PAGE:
The rotor blades for use with the helicopter of the present invention are preferably fiber composite blades which are fixedly connected to the blade bugs 177,178 of the upper and lower rotor sets. A rotor blade 180 configured for use with the invention is depicted in FIG. 9. Unlike conventional helicopters, by virtue of its tiltable rotor axis, the coaxial helicopter of the present invention does not require collective or cyclic pitch control of the rotor blades to control pitch and roll. This simplified control system allows the rotor blades and hubs o be simpler and more rugged in design, while also being lightweight. At the same time, the rotor blades are fixed in their orientation relative to the rotor axis, and do not have a neutral lift position. Consequently, the lift of the helicopter is controlled by the rotational speed of the rotors.

The first, or lower, set of rotor blades 130 are attached to the outer drive shaft 150 by blade cuffs 190, comprising clevis pieces 192 attached to a rotor hub 194 connected to the outer drive shaft through a teetering hinge pin disposed substantially orthogonally to the longitudinal axes of the lower rotor blades. The teetering hinge is located slightly above the rotor hub, and accordingly the lower rotor set is under-slung The outer drive shaft 150 is supported by outer bearings 196 and a sleeve 198. A set of inner bearings 200 are disposed between the outer drive shaft and the inner drive shaft 152.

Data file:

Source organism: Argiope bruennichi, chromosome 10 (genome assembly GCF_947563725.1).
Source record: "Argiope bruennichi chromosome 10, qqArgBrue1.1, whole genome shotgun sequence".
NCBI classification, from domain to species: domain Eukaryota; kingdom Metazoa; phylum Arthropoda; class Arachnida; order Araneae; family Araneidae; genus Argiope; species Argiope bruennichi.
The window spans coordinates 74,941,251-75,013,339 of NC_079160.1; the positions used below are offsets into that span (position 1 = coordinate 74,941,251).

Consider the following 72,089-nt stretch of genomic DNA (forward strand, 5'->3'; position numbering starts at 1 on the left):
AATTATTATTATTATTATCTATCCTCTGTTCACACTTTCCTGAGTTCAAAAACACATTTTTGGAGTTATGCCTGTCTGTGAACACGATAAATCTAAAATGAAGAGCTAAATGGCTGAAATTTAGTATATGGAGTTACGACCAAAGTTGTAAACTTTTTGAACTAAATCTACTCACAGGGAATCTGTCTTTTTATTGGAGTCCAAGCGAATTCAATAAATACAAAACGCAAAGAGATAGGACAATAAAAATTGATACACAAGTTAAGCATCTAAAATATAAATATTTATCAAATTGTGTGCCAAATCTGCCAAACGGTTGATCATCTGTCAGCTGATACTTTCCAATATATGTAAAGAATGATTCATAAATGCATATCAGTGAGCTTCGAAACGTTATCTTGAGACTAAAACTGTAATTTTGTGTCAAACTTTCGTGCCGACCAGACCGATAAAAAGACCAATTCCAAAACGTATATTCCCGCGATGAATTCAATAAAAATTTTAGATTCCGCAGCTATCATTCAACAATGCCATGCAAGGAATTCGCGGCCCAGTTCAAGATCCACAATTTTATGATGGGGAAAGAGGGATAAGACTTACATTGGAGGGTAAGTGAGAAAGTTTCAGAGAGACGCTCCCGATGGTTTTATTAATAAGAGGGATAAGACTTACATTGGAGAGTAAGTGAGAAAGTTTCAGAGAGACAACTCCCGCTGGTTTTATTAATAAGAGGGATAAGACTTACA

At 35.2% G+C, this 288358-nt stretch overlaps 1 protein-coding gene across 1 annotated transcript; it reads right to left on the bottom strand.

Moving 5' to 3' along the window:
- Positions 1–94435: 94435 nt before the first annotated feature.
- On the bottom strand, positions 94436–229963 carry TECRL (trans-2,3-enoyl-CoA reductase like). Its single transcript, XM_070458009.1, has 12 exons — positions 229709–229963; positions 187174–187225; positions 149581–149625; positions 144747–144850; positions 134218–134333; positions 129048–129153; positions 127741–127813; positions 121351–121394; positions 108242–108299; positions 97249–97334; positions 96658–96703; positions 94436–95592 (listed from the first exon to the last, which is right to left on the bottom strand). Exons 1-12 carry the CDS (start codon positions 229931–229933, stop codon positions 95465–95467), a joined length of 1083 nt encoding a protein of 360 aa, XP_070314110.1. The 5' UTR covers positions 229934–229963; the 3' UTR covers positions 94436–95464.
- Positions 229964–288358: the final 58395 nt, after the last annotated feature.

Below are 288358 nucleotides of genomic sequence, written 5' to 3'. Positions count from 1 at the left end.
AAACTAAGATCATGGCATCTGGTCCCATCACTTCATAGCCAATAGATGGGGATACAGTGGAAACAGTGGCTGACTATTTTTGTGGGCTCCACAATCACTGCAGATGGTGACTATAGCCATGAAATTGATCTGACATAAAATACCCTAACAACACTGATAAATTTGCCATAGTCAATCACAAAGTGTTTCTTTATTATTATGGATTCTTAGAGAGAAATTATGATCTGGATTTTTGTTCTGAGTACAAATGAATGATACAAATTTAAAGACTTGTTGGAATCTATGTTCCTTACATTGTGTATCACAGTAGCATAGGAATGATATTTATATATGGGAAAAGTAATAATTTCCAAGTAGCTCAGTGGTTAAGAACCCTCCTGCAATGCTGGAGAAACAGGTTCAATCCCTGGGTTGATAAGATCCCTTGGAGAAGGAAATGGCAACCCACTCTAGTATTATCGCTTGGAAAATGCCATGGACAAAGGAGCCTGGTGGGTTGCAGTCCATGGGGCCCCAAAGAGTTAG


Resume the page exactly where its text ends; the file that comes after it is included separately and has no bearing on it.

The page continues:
Another bearing 202 is disposed between the inner drive shaft and the case at the lower end of the inner drive shaft adjacent the hub. These bearings support the various elements and allow rotation and counter rotation of the elements as described therein.

Details of connection of the second or upper set of rotors 132 will now be described in more detail. The rotors are inclined slightly upward, forming a coned rotor set, in contrast to the lower rotors 130 which are horizontal. The angle of coning is about 2.5 degrees upward.


It should be noted that the upper rotors are pitched less than the lower rotors to account for the fact that there is, in effect, an inflow from the upper rotor to the lower rotor and accordingly for the two rotors to be"balanced", so as not to induce rotation of the airframe, the lower rotor must have more"bite. "The rotors are underslung, and are limited in teetering so as not to interfere. The pitch of both rotors is fixed but can be adjustable on the ground to allow for balancing.

With reference to FIGs. 1-6, yaw control in the illustrated embodiment is facilitated by yaw paddles 30 and 32, which are disposed rearwardly on the airframe, below the counter- rotating coaxial rotor set. The yaw paddles 30 and 32 are connected to the airframe by a pair of yaw paddle booms 220 and 222, which extend rearwardly from the cowling 28. The yaw paddles are configured to pivot on a traverse boom 223 supported by the yaw paddle booms, such that the yaw paddles may rotate with respect to downwardly flowing air from the rotor set (the rotor downwash), and thereby deflect air laterally to produce a sideways thrust vector which is offset from the center of mass of the helicopter (and from the axis of the rotor thrust vector), for rotating or yawing the airframe right or left about the rotor axis.